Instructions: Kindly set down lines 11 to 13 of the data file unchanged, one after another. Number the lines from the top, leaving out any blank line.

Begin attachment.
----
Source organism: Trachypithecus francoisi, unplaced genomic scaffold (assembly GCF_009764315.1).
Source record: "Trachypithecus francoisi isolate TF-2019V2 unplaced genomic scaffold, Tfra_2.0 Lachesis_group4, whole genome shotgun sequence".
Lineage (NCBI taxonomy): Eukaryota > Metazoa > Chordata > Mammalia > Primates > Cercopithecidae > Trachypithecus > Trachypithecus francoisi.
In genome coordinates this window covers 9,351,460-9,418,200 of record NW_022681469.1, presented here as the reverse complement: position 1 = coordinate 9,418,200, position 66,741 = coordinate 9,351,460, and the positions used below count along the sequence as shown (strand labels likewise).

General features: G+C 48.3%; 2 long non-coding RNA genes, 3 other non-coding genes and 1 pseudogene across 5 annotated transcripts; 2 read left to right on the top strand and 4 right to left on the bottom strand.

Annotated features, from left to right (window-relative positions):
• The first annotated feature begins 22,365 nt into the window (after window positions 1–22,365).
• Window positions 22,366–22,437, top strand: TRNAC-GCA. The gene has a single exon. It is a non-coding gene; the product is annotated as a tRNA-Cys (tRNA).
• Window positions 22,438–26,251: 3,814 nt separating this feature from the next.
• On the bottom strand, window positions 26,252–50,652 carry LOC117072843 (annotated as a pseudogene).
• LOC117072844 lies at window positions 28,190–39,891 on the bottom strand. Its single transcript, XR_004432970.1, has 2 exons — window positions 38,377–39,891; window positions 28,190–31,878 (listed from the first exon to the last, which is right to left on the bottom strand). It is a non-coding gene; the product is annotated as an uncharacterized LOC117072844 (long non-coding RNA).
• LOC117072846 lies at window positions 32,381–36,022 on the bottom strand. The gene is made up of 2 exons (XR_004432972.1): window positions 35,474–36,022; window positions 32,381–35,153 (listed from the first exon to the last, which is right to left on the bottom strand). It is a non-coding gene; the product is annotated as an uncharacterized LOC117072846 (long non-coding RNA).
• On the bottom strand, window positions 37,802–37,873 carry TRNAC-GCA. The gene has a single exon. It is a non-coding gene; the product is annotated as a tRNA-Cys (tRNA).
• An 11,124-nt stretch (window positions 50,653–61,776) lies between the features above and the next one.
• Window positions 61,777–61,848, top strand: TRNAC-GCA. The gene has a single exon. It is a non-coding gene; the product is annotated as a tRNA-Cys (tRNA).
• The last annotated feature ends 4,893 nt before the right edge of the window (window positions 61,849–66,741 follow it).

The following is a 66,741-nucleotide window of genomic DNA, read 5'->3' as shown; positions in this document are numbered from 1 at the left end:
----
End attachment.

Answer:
• LOC117072844 lies at window positions 28,190–39,891 on the bottom strand. Its single transcript, XR_004432970.1, has 2 exons — window positions 38,377–39,891; window positions 28,190–31,878 (listed from the first exon to the last, which is right to left on the bottom strand). It is a non-coding gene; the product is annotated as an uncharacterized LOC117072844 (long non-coding RNA).
• LOC117072846 lies at window positions 32,381–36,022 on the bottom strand. The gene is made up of 2 exons (XR_004432972.1): window positions 35,474–36,022; window positions 32,381–35,153 (listed from the first exon to the last, which is right to left on the bottom strand). It is a non-coding gene; the product is annotated as an uncharacterized LOC117072846 (long non-coding RNA).
• On the bottom strand, window positions 37,802–37,873 carry TRNAC-GCA. The gene has a single exon. It is a non-coding gene; the product is annotated as a tRNA-Cys (tRNA).